RUNDU - The Rundu Intermediate Hospital has for over a month now been out of Depo Provera, a common birth-control injection handed out free to women.
New Era understands that state clinics in and around Rundu – who all rely on the government medical stores at Rundu for supply – have also ran out of the important medication.
The Kavango East and West regions have the highest teenage pregnancy rates in the country. Nearly 5 900 teenage pregnancies were recorded in the Kavango East and West regions between April 2016 and June 2017.
In 2012, the Kavango Region had double the national teenage pregnancy average, standing at 34 percent among girls aged between 15 and 19. The national average teenage pregnancy rate stood at 15 percent at the time.
Depo Provera injection and other family planning contraceptives are part of essential services that women of child bearing age receive for free from the ministry of health.
Dr Joseph Mukerenge, the Medical Superintendent at Rundu Intermediate Hospital confirmed the shortage.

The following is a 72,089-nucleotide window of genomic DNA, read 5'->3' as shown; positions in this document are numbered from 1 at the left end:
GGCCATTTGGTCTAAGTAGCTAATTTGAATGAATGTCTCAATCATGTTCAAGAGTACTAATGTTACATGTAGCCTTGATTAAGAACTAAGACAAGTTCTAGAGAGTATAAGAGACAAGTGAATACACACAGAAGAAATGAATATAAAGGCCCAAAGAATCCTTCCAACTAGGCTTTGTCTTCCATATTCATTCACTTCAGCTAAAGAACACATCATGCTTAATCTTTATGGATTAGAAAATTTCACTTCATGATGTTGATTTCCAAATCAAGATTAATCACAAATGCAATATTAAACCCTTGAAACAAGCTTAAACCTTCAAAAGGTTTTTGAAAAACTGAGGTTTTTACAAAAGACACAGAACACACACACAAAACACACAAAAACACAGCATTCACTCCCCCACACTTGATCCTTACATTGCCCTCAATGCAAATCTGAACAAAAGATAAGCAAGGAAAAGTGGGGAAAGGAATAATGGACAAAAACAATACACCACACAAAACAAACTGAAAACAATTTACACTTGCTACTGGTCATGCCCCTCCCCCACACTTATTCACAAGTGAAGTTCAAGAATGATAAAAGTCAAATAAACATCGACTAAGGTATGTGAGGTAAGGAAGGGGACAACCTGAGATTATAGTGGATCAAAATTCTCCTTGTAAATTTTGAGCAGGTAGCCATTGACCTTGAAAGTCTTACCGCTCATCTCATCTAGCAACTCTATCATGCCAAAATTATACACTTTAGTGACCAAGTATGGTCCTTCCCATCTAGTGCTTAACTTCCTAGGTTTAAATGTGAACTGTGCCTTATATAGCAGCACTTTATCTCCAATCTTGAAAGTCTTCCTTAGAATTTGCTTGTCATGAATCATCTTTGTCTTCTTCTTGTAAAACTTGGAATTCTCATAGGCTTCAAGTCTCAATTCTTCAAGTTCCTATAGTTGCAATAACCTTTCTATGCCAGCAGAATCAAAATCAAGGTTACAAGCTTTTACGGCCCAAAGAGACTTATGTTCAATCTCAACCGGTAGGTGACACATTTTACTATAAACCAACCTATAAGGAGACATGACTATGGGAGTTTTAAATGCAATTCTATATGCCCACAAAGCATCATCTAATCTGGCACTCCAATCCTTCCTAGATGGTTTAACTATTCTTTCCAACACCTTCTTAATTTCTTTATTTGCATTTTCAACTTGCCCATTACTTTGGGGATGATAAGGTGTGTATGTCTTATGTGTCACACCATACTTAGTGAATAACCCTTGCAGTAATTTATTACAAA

“We currently have been out of stock for a month due to Central Medical Store not having the items but the medication have already been ordered and will be delivered soon. In addition, all clients that have been on the above medication can consult their health care workers at any nearest clinics, so that an alternative family planning method is prescribed,” he told New Era.
Mukerenge said that at the moment, the hospital has other family planning contraceptives in stock, except for the Depo Provera injection.
“This contraceptives are some of the family planning methods that is given to women who opt to plan their families accordingly. Lack of Depo Provera does not really affect us because we have other methods/options of contraceptives in the form of pills that we offer to our clients which works the same as the Depo Provera but administered differently,” Mukerenge noted.
Women who are on Depo Provera injection as a family planning method receive it once every three months.